Editor's note: Catch Randy Martinson and AgweekTV's Michelle Rook every Friday after markets close on the Agweek Market Wrap at agweek.com.

The grains closed out the second week of November posting solid gains. Support came from the November Crop Production report, which was surprisingly bullish. It’s always interesting when the market is expecting the U.S. Department of Agriculture to come out with numbers one way and when finally released, the numbers are opposite of what was expected. That is how soybeans traded on Nov. 9 and for the rest of the week.

On the flip side, the darling of the grains, Minneapolis wheat, started to fade on Nov. 12, and the retracement advanced on Nov. 15. Most of the direction was in response to spread trading as traders tried to bring the spread between the classes of wheat more in line. It is tough for Minneapolis wheat to hold more than a $2.50 premium over winter wheat for a length of time, and that seemed to be what the market was correcting in wheat.

The Nov. 14 session had wheat supported by news Russia will be implementing an export quota. Reports out of Russia state the plan is to implement an export quota after the first of year through June. This would coincide with the second half of Russia’s wheat export marketing year. No other details were known at this time.

What was interesting was that wheat rallied sharply higher with all of the new crop 2022 contracts in all three exchanges pushing to new contract highs, while the U.S. dollar was also rallying sharply higher and hitting highs not seen in 15 months.

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Corn pushed higher with support spilling over from the higher wheat complex as well as from weather forecasts calling for wintery weather to move into the Northern Plains and western Corn Belt. Although harvest is running ahead of the five-year average, there are some key corn producing states lagging behind their five-year average.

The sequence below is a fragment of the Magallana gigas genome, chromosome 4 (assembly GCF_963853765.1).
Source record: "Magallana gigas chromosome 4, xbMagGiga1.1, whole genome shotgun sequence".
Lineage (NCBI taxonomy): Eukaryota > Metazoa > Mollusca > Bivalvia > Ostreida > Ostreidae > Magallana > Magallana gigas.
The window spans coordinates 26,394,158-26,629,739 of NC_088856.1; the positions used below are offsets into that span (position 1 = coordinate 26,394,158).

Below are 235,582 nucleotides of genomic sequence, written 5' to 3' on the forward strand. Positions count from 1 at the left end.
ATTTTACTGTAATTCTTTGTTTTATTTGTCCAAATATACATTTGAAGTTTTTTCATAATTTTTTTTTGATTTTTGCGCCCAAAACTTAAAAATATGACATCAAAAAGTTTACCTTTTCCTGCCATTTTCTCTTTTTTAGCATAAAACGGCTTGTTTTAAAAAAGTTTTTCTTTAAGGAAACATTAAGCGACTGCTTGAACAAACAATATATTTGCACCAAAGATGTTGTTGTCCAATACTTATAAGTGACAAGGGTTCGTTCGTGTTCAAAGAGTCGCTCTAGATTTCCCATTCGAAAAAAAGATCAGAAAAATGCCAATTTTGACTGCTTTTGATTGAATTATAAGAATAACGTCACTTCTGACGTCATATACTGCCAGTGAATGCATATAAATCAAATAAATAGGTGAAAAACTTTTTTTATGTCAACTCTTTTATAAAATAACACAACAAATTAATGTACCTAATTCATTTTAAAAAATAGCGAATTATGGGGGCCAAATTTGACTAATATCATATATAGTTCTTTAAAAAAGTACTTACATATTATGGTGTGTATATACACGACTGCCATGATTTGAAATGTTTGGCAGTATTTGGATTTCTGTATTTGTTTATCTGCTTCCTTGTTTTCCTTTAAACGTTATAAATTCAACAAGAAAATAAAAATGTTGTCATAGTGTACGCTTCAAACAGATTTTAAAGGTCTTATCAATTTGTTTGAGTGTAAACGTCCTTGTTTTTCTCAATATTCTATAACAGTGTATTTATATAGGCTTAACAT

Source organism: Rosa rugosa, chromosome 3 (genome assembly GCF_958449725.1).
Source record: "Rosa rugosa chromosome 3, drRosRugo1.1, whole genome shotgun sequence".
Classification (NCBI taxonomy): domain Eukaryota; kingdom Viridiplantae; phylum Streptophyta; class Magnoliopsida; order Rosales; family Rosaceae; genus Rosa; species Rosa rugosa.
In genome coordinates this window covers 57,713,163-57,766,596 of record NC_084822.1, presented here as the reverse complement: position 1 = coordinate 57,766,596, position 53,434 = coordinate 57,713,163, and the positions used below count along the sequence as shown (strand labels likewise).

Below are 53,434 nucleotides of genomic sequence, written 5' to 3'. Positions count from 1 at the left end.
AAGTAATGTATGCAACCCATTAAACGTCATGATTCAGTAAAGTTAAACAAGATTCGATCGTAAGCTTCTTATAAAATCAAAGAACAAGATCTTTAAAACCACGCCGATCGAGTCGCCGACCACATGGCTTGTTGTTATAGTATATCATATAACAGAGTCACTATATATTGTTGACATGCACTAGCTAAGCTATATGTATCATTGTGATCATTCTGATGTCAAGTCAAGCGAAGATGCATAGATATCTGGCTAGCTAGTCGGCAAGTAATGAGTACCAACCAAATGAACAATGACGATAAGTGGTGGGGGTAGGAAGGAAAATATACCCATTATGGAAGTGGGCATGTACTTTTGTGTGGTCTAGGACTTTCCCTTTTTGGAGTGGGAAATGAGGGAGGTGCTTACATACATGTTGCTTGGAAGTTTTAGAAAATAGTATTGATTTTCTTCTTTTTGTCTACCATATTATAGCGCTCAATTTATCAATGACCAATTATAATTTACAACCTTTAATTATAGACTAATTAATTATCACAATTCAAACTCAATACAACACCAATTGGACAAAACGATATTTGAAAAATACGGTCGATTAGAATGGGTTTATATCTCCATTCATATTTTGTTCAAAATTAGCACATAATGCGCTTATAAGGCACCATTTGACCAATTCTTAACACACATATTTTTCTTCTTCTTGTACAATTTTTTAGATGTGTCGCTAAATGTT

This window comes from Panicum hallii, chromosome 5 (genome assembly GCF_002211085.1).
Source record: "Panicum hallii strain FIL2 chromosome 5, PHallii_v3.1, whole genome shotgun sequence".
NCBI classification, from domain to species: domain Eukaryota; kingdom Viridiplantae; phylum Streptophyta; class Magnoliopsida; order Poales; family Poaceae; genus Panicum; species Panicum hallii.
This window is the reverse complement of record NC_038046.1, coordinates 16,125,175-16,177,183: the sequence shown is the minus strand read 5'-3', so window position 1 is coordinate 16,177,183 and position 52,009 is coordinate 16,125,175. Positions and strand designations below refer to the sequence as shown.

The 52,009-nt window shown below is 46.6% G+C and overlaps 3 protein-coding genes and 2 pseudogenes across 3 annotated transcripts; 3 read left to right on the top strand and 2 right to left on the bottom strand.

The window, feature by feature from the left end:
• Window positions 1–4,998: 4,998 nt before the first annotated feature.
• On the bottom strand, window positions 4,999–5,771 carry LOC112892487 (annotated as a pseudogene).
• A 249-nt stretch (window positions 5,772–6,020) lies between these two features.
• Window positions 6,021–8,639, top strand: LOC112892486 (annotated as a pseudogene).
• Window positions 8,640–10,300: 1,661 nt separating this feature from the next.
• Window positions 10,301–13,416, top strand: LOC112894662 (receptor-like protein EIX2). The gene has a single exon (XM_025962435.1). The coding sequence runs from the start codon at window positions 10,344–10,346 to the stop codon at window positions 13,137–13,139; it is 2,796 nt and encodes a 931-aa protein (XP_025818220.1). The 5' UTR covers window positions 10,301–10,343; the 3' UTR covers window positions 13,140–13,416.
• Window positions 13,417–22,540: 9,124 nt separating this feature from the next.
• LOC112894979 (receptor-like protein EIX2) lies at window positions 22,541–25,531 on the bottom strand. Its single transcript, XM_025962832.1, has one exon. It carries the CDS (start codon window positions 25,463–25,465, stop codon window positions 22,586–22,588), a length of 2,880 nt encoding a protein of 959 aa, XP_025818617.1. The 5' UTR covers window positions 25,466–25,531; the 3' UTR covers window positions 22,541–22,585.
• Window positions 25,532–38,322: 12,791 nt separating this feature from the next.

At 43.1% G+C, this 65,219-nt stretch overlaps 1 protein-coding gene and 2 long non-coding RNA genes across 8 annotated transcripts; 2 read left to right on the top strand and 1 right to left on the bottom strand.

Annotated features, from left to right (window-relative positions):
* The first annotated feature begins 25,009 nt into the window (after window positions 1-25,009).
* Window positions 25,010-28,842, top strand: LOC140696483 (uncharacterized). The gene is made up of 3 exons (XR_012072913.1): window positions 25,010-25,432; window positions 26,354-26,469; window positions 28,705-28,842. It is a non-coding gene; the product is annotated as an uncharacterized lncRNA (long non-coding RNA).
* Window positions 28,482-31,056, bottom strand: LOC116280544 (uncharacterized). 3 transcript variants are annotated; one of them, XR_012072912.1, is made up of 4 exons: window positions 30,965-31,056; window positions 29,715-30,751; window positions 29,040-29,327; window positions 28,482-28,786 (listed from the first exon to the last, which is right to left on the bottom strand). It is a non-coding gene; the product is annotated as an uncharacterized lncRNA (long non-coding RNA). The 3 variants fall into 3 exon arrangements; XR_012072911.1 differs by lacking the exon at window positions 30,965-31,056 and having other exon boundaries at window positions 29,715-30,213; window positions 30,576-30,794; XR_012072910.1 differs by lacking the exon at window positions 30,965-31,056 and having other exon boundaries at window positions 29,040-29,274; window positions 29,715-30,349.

Soybean gains were kept in check from reports Brazil sold eight cargoes of soybeans to China for December/February/March delivery, which is usually the time frame the U.S. exports soybeans to China. With the rapid planting progress in Brazil and good growing conditions, it is likely Brazil will be harvesting in January, which means the U.S. soybean export year could likely shrink in length.

The Nov. 12 session had the grains open and trade with strong double-digit gains within the first hour of the day session but then spent the rest of the day session fading the gains. By the time the session ended wheat was holding onto half of its gains, corn had reversed and closed lower, soybeans closed with small gains, and oats closed sharply lower, ending 10 cents lower after being as much as 20 cents higher at one point.

Wheat started the session higher and rallied to touch pre-report levels before running into a sell stops. Support came from continued talk out of Russia on how they are going to start to limit exports. Light support came from Australia’s weather forecast, which is calling for rain to continue. The rain is delaying harvest activity and resulting in lower quality grain. This helped to push Paris milling wheat to another new contract high, which helped push Chicago and Kansas City to new highs. Profit taking and spread trading pulled wheat off its highs late in the session.